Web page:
Image: Coffee
Getty Images stock
"Contrary to our expectations, we found some components in coffee that actually inhibit bad breath," said Tel Aviv University breath specialist Mel Rosenberg.
updated 6/25/2009 2:02:41 PM ET 2009-06-25T18:02:41

An extract from coffee can inhibit the bacteria that lead to bad breath, scientists have discovered.

The extract prevents malodorous bacteria from making their presence felt — or smelt.

"Everybody thinks that coffee causes bad breath," said Tel Aviv University breath specialist Mel Rosenberg, "and it's often true, because coffee, which has a dehydrating effect in the mouth, becomes potent when mixed with milk, and can ferment into smelly substances."

But not always. Rosenberg and colleagues monitored the bacterial odor production of coffee in saliva.

"Contrary to our expectations, we found some components in coffee that actually inhibit bad breath," Rosenberg said.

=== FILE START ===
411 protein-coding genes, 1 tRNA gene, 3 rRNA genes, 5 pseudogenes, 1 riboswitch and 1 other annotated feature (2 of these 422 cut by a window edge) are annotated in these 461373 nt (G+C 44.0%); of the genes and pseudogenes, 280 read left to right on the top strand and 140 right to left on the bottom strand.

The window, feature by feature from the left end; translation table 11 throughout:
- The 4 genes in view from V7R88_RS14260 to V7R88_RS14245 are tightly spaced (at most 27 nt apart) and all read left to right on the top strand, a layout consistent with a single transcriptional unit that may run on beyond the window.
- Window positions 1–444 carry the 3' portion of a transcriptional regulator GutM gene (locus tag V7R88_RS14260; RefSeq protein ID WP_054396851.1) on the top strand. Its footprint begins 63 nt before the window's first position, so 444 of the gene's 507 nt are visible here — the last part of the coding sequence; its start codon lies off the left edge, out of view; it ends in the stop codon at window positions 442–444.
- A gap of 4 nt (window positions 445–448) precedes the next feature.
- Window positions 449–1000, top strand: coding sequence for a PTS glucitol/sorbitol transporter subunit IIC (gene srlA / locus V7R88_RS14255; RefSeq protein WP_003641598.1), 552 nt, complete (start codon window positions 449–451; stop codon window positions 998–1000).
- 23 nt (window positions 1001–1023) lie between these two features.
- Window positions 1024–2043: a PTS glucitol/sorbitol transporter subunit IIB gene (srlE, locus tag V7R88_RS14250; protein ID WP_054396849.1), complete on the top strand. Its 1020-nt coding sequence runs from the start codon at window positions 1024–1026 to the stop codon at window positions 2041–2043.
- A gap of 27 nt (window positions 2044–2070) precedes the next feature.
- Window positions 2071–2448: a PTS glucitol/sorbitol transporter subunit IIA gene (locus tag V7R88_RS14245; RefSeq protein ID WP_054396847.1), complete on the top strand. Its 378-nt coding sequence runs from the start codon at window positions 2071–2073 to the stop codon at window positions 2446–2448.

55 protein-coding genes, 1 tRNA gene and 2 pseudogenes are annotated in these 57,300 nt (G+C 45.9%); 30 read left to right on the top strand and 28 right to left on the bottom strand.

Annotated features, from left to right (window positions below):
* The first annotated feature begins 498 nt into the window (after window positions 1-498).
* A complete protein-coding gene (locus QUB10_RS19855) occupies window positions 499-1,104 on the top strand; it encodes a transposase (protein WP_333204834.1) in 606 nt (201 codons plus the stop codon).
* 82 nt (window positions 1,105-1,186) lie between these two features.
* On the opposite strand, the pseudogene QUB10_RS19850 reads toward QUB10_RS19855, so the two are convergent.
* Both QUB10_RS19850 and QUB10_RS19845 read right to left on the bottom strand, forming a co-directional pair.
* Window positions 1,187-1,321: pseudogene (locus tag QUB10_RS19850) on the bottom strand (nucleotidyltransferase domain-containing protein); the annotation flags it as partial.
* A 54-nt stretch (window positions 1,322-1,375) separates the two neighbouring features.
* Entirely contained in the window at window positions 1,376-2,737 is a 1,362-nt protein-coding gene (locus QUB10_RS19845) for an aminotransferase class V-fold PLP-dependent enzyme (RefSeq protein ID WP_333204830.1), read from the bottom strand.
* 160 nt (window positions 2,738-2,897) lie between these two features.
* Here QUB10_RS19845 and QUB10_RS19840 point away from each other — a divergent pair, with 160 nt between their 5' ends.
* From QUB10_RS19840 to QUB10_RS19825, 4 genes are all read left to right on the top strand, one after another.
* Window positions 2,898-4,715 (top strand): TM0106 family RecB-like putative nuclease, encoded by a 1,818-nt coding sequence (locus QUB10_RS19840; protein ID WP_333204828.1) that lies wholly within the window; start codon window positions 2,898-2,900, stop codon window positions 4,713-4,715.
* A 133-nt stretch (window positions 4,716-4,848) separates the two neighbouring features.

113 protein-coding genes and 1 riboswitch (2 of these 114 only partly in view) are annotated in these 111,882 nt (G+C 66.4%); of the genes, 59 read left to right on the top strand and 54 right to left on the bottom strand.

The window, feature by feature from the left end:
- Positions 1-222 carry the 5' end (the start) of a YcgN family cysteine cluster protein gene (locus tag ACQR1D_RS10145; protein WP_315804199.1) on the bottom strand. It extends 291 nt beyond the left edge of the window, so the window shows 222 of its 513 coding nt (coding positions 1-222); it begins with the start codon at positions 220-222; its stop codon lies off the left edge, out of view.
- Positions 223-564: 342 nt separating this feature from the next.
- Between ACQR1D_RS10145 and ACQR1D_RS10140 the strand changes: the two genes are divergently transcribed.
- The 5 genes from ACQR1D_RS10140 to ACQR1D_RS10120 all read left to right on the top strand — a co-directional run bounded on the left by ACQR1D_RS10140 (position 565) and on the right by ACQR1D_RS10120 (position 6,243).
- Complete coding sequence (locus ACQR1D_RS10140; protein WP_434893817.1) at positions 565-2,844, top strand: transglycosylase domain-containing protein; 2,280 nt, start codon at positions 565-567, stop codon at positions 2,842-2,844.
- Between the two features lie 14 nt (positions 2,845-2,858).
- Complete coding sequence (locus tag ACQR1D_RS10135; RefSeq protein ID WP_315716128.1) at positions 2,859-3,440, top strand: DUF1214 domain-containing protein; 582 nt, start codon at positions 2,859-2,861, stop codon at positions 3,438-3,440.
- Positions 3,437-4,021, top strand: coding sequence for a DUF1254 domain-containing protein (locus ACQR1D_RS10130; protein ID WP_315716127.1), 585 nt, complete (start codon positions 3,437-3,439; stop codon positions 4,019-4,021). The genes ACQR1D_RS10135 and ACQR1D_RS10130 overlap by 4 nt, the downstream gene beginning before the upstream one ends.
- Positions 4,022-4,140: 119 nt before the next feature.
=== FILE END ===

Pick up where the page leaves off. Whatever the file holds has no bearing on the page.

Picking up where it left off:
Rosenberg would like to isolate the bacteria-inhibiting molecule in order to reap the biggest anti-bacterial benefits from coffee. "It's not the raw extract we will use," he says, "but an active material within it."

The discovery could be the foundation for an entirely new class of mouthwash, breath mints and gum, he said.

The findings were presented last month to members of the International Society for Breath Odor Research in Germany.

© 2012 LiveScience.com. All rights reserved.

Discuss:

Discussion comments

,

Most active discussions

  1. votes comments
  2. votes comments
  3. votes comments
  4. votes comments